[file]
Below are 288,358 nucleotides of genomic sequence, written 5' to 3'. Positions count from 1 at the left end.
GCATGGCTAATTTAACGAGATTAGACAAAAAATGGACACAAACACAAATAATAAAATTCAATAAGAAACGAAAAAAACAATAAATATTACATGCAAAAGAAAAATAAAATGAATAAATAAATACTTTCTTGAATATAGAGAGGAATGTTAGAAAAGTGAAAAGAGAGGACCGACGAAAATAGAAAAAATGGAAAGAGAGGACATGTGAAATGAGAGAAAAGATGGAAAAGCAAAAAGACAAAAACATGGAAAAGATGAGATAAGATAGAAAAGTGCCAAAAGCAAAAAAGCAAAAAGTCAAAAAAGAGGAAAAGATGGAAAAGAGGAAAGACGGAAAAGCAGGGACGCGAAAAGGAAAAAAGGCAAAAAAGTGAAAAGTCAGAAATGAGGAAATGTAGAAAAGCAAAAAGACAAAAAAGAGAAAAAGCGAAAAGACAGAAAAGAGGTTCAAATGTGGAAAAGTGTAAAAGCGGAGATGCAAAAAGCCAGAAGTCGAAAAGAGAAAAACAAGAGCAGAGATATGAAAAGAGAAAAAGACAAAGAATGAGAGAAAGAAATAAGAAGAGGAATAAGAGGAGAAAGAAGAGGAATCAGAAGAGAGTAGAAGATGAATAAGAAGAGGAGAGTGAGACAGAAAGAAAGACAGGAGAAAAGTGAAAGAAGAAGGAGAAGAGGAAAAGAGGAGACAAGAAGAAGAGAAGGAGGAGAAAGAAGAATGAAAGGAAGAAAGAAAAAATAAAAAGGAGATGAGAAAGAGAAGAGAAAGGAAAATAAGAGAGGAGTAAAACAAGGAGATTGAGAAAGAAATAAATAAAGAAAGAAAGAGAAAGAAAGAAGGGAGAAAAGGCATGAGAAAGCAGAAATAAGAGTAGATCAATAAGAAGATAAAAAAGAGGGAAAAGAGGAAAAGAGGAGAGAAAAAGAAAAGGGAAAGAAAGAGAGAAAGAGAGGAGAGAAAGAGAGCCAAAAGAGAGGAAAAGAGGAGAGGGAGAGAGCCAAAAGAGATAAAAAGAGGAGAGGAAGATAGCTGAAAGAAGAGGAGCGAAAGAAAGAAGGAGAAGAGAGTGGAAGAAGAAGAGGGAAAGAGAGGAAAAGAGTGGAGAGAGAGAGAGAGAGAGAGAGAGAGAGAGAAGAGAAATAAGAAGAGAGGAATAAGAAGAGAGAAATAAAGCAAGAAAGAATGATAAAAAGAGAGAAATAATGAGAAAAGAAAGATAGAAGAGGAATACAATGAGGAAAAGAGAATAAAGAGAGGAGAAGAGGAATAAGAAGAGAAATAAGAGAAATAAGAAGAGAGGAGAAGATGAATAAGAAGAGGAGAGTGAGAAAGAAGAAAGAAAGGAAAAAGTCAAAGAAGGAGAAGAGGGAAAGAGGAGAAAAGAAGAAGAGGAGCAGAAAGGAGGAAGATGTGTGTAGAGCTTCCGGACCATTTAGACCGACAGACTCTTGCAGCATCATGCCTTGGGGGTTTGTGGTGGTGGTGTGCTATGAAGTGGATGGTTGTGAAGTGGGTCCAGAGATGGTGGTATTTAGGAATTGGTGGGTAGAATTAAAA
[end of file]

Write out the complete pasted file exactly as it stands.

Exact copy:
Below are 288,358 nucleotides of genomic sequence, written 5' to 3'. Positions count from 1 at the left end.
GCATGGCTAATTTAACGAGATTAGACAAAAAATGGACACAAACACAAATAATAAAATTCAATAAGAAACGAAAAAAACAATAAATATTACATGCAAAAGAAAAATAAAATGAATAAATAAATACTTTCTTGAATATAGAGAGGAATGTTAGAAAAGTGAAAAGAGAGGACCGACGAAAATAGAAAAAATGGAAAGAGAGGACATGTGAAATGAGAGAAAAGATGGAAAAGCAAAAAGACAAAAACATGGAAAAGATGAGATAAGATAGAAAAGTGCCAAAAGCAAAAAAGCAAAAAGTCAAAAAAGAGGAAAAGATGGAAAAGAGGAAAGACGGAAAAGCAGGGACGCGAAAAGGAAAAAAGGCAAAAAAGTGAAAAGTCAGAAATGAGGAAATGTAGAAAAGCAAAAAGACAAAAAAGAGAAAAAGCGAAAAGACAGAAAAGAGGTTCAAATGTGGAAAAGTGTAAAAGCGGAGATGCAAAAAGCCAGAAGTCGAAAAGAGAAAAACAAGAGCAGAGATATGAAAAGAGAAAAAGACAAAGAATGAGAGAAAGAAATAAGAAGAGGAATAAGAGGAGAAAGAAGAGGAATCAGAAGAGAGTAGAAGATGAATAAGAAGAGGAGAGTGAGACAGAAAGAAAGACAGGAGAAAAGTGAAAGAAGAAGGAGAAGAGGAAAAGAGGAGACAAGAAGAAGAGAAGGAGGAGAAAGAAGAATGAAAGGAAGAAAGAAAAAATAAAAAGGAGATGAGAAAGAGAAGAGAAAGGAAAATAAGAGAGGAGTAAAACAAGGAGATTGAGAAAGAAATAAATAAAGAAAGAAAGAGAAAGAAAGAAGGGAGAAAAGGCATGAGAAAGCAGAAATAAGAGTAGATCAATAAGAAGATAAAAAAGAGGGAAAAGAGGAAAAGAGGAGAGAAAAAGAAAAGGGAAAGAAAGAGAGAAAGAGAGGAGAGAAAGAGAGCCAAAAGAGAGGAAAAGAGGAGAGGGAGAGAGCCAAAAGAGATAAAAAGAGGAGAGGAAGATAGCTGAAAGAAGAGGAGCGAAAGAAAGAAGGAGAAGAGAGTGGAAGAAGAAGAGGGAAAGAGAGGAAAAGAGTGGAGAGAGAGAGAGAGAGAGAGAGAGAGAGAGAAGAGAAATAAGAAGAGAGGAATAAGAAGAGAGAAATAAAGCAAGAAAGAATGATAAAAAGAGAGAAATAATGAGAAAAGAAAGATAGAAGAGGAATACAATGAGGAAAAGAGAATAAAGAGAGGAGAAGAGGAATAAGAAGAGAAATAAGAGAAATAAGAAGAGAGGAGAAGATGAATAAGAAGAGGAGAGTGAGAAAGAAGAAAGAAAGGAAAAAGTCAAAGAAGGAGAAGAGGGAAAGAGGAGAAAAGAAGAAGAGGAGCAGAAAGGAGGAAGATGTGTGTAGAGCTTCCGGACCATTTAGACCGACAGACTCTTGCAGCATCATGCCTTGGGGGTTTGTGGTGGTGGTGTGCTATGAAGTGGATGGTTGTGAAGTGGGTCCAGAGATGGTGGTATTTAGGAATTGGTGGGTAGAATTAAAA